Good quality Brussels sprouts are firm, compact, and vivid green. They should be free of yellowed or wilted leaves and should not be puffy or soft in texture. Avoid those that have perforations in their leaves as this may indicate that they have aphids residing within. If Brussels sprouts are sold individually, choose those of equal size to ensure that they will cook evenly. Brussels sprouts are available year round, but their peak growing period is from autumn until early spring.
At WHFoods, we encourage the purchase of certified organically grown foods, and Brussels sprouts are no exception. Repeated research studies show that your likelihood of exposure to contaminants such as pesticides and heavy metals can be greatly reduced through the purchase of certified organic Brussels sprouts. In many cases, you may be able to find a local organic grower who sells Brussels sprouts but has not applied for formal organic certification either through the U.S. Department of Agriculture (USDA) or through a state agency. (Examples of states offering state-certified organic foods include California, New York, Oregon, and Vermont and Washington.) However, if you are shopping in a large supermarket, your most reliable source of organically grown Brussels sprouts is very likely to be Brussels sprouts that display the USDA organic logo.
Keep unwashed and untrimmed Brussels sprouts in the vegetable compartment of the refrigerator. Stored in a plastic bag, they can be kept for 10 days.
Here is the reason why we recommend refrigerating broccoli. Whenever food is stored, four basic factors affect its nutrient composition: exposure to air, exposure to light, exposure to heat, and length of time in storage. Vitamin C, vitamin B6, and carotenoids are good examples of nutrients highly susceptible to heat, and for this reason, their loss from food is very likely to be slowed down through refrigeration.
If you want to freeze Brussels sprouts, steam them first for between three to five minutes. They will keep in the freezer for up to one year.
Before washing Brussels sprouts, remove stems and any yellow or discolored leaves. Wash them well under running water to remove any insects that may reside in the inner leaves. Brussels sprouts cook quickly and taste the best when they are cut into small pieces.
We recommend Healthy Steaming Brussels sprouts for maximum nutrition and flavor. Quick Steaming—similar to Healthy Sauté and Quick Boiling, our other recommended cooking methods—follows three basic cooking guidelines that are generally associated in food science research with improved nutrient retention. These three guidelines are: (1) minimal necessary heat exposure; (2) minimal necessary cooking duration; (3) minimal necessary food surface contact with cooking liquid.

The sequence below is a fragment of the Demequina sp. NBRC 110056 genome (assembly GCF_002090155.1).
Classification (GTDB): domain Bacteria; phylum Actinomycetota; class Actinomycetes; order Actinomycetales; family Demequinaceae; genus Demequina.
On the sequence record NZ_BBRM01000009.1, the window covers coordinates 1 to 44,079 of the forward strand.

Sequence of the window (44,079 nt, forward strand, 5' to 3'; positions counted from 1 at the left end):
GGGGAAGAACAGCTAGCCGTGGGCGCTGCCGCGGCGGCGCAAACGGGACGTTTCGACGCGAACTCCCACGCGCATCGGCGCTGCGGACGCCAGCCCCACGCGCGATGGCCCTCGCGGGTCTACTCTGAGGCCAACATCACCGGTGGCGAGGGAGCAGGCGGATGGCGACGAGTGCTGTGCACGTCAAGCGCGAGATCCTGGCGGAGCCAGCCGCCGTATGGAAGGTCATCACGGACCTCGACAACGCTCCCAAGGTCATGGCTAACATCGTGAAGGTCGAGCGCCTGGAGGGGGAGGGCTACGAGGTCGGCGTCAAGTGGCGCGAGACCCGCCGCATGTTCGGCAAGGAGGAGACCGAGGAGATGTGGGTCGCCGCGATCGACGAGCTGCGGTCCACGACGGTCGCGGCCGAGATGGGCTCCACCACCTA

Fill the bottom of a steamer pot with 2 inches of water. While waiting for the water to come to a rapid boil. If Brussels Sprouts are cut into quarters, steam for 6 minutes. If you have chopped them into smaller pieces, steam for 5 minutes. Toss with our Honey Mustard sauce to add extra flavor and nutrition. For details see 5-Minute Brussels Sprouts.
While Brussels sprouts are usually served as a side dish, they also make a nice addition to cold salads.
If you'd like even more recipes and ways to prepare beet greens the Nutrient-Rich Way, you may want to explore The World's Healthiest Foods book.
You may sometimes hear Brussels sprouts being described as a food that contains "goitrogens," or as a food that is "goitrogenic." For helpful information in this area—including our WHFoods Recommendations—please see our article What is meant by the term "goitrogen" and what is the connection between goitrogens, food, and health?.
Brussels sprouts are rich in many valuable nutrients. They are an excellent source of vitamin C and vitamin K. They are a very good source of numerous nutrients including folate, manganese, vitamin B6, dietary fiber, choline, copper, vitamin B1, potassium, phosphorus and omega-3 fatty acids. They are also a good source of iron, vitamin B2, protein, magnesium, pantothenic acid, vitamin A, niacin, calcium and zinc. In addition to these nutrients, Brussels sprouts contain numerous disease-fighting phytochemicals including sulforaphane, indoles, glucosinolates, isothiocynates, coumarins, dithiolthiones and phenols.